TAMPA, Fla. — Dan Girardi was walking through his Westchester County neighborhood to pick up his son from school last summer when he received the game-changing call from general manager Jeff Gorton. Girardi was told that his time with the Rangers was over.
The defenseman, who had played 11 seasons for the Rangers, was told he was going to be bought out of the final three seasons of his contract.
“I was pretty upset, not like mad upset, just disappointed,” Girardi, 33, recalled on Thursday before facing his former team for the first time at Amalie Arena. “I didn’t even call my wife right away. I was still processing it. It was tough for the first couple weeks, not knowing what was next. I know I can still play.”
Several inquiries eventually came in, he said, “and it was very reassuring that there was still interest. I had options.”
Girardi, who is ninth on the list of games played for the Rangers, listened especially closely when Lightning general manager Steve Yzerman reached out with an offer of a two-year contract and described what he thought he could bring to the table.
“I said, ‘That’s kind of what I do every day,’ ” Girardi said. “It seemed like a great fit . . . I’m just really, really re-energized, just love my time here.”
The Rangers beat Tampa Bay, 2-1, in overtime on Thursday night, but before that, the Lightning (10-2-2) was flying and the Rangers (5-7-2) were limping.
“I try to keep tabs, but I don’t really worry about what’s happening up there,” said Girardi, who finished with one shot, one hit and one block in 16:59 on Thursday night. “I’ve just gotta go out and play a regular game [Thursday night], I’ve got to worry about myself. I had a great time in New York, but that book is closed now.”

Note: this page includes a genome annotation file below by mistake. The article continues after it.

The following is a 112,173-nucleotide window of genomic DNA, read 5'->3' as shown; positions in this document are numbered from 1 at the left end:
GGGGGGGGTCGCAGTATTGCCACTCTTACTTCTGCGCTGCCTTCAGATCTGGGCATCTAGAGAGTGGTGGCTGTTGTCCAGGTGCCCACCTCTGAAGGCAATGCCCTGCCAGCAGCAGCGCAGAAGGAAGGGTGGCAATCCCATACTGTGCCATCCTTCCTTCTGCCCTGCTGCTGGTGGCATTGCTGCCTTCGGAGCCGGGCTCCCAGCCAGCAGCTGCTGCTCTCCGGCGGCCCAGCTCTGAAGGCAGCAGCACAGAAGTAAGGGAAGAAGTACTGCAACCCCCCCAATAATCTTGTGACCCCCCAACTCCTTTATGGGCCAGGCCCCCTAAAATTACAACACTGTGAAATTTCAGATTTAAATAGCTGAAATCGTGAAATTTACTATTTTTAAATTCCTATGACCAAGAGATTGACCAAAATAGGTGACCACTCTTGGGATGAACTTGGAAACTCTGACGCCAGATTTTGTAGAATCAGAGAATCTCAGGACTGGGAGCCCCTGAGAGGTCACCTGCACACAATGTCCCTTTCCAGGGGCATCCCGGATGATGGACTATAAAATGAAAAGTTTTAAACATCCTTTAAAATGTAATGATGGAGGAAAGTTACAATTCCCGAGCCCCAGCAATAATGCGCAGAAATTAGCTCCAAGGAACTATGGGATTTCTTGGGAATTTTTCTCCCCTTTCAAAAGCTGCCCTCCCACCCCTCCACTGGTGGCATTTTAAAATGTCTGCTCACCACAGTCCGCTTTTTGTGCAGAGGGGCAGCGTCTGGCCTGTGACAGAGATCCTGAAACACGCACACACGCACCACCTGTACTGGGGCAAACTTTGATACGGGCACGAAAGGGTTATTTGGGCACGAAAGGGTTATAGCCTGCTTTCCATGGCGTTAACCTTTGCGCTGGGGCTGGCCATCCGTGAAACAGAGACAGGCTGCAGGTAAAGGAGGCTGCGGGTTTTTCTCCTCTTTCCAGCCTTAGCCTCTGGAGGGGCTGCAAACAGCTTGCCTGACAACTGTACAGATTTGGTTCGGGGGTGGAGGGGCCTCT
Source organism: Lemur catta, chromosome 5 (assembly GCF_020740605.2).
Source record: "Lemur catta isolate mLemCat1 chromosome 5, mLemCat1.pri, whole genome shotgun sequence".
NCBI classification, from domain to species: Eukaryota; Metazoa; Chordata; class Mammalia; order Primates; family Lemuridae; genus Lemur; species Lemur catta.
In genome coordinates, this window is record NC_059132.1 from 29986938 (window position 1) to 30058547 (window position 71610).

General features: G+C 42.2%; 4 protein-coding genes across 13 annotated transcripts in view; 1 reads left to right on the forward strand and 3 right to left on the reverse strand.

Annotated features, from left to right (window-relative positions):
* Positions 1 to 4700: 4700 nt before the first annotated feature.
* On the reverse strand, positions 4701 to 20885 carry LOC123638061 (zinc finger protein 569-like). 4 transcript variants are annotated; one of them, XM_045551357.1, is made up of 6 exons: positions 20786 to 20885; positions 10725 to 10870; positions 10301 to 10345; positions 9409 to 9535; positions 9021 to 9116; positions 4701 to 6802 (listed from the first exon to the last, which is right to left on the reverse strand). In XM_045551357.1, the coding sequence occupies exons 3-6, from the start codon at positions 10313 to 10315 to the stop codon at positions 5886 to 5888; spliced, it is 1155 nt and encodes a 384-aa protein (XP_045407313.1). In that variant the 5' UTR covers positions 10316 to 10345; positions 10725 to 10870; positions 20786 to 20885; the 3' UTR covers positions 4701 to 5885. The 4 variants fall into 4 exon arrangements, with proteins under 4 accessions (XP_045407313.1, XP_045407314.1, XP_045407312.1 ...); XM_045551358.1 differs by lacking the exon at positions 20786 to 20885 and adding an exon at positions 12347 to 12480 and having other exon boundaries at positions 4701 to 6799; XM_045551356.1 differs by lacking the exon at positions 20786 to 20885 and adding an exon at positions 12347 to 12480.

Girardi and his family are close to Ryan Callahan’s family, and the former Rangers teammates had discussed a potential move south. Callahan also plays with the Lightning.
“We talk all the time,” Callahan said Thursday, “and once I found out there was a chance, we talked every other day. To be honest, not much about hockey, but the community, schooling . . . two polar-opposite lifestyles.”
Unlike the sudden uprooting that an in-season trade brings, Girardi described “an easy transition. We got here in August, bought a house [actually from Yzerman], got the kids in school and I practiced for a month and a half. We had a lot of time to adjust, and I’m really enjoying my six-minute drive to the rink, as opposed to an hour and 15 minutes on the train.”
To be sure, Girardi also liked the look of the Lightning.
“They didn’t make the playoffs, so they were going to be hungry,” he said, “and they were getting Cally and Stammer [Steven Stamkos] back” from surgeries. “It was an easy choice.”
On the ice, Girardi has developed a relationship with coach Jon Cooper.
“He just wants me to come in and be myself, play good defensively, block shots,” Girardi said. “If I can contribute offensively, great, but we’ve got enough talent in this room to score.”
Girardi had only one assist but led the club in blocks (27), was averaging 13:37 on ice per game, including 2:50 shorthanded, and was a plus-4 in 13 games entering Thursday.
According to Cooper, the Lightning is “the benefactor of a cap world” in Girardi’s case. “Ultimately, teams can’t keep everybody,’’ he said. “It’s been a perfect marriage, in the sense that we had some struggles on the penalty kill, he’s helped that. To bring a stabilizing force on the back end, he’s done that. And he’s a hell of a guy.”